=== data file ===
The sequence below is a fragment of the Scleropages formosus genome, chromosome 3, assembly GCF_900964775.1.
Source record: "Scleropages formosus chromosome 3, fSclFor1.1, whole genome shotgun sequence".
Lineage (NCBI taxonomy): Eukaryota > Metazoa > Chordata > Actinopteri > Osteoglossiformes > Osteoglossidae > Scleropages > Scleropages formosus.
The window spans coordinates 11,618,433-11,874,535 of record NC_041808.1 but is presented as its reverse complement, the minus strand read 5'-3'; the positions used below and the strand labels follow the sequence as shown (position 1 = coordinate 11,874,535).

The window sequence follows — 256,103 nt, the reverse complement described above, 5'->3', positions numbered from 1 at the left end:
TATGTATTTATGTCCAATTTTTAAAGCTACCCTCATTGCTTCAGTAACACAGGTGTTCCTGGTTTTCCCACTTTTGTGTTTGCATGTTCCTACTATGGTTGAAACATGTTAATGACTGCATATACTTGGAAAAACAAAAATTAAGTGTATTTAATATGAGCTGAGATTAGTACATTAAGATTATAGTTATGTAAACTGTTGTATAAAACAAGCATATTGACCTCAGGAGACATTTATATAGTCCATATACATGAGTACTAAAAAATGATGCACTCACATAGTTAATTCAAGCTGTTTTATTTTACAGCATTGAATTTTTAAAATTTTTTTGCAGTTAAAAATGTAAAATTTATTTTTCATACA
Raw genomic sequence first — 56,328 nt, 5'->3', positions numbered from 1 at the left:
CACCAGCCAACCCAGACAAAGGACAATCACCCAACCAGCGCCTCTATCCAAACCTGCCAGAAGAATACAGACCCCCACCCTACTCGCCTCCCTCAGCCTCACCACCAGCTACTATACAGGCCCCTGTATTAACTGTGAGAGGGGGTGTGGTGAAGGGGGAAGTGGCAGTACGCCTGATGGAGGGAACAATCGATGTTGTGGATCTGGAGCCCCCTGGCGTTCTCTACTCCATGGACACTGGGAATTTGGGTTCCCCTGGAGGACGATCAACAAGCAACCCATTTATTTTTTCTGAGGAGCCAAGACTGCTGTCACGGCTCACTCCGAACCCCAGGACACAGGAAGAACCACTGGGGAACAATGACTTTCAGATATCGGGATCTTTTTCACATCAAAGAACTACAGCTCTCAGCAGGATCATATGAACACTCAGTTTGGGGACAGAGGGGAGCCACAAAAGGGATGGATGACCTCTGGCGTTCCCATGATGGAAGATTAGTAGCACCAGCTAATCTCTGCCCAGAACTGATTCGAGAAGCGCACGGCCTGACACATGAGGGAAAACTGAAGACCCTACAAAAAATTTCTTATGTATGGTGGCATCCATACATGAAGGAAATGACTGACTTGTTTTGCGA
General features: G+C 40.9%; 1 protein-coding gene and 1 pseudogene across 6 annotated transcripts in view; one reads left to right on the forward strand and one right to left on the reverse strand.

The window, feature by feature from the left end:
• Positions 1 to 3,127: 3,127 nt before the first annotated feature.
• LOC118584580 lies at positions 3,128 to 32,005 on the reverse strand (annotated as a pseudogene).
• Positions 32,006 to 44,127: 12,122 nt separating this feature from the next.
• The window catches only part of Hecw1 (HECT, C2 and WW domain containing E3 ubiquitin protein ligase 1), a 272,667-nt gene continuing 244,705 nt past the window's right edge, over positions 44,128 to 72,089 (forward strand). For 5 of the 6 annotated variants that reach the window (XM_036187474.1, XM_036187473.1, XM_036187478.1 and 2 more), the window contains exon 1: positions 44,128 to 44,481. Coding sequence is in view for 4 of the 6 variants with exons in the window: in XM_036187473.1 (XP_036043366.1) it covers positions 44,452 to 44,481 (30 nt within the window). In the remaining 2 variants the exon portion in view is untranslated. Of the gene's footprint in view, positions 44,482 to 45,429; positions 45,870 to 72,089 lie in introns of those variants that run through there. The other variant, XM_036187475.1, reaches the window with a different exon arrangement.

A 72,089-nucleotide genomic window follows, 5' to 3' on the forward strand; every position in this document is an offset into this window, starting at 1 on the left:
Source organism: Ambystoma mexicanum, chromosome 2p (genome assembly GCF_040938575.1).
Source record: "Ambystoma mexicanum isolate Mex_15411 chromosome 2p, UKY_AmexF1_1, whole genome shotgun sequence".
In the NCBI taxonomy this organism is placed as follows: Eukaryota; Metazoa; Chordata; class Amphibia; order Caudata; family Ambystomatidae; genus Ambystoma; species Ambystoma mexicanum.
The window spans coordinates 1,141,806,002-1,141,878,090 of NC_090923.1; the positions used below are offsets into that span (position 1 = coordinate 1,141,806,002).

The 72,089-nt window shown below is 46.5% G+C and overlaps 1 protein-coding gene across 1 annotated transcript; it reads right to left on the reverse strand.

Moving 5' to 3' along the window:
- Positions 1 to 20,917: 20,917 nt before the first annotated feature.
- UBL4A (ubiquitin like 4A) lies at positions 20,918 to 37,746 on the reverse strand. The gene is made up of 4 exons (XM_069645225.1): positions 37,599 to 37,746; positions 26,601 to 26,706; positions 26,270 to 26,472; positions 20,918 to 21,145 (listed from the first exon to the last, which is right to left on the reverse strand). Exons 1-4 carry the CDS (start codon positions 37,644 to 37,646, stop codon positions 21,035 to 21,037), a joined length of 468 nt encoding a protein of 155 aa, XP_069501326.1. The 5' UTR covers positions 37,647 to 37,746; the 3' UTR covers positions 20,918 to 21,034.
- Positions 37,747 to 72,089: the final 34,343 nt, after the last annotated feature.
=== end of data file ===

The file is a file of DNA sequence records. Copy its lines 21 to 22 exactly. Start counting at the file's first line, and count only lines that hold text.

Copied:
Moving 5' to 3' along the window:
- Positions 1 to 20,917: 20,917 nt before the first annotated feature.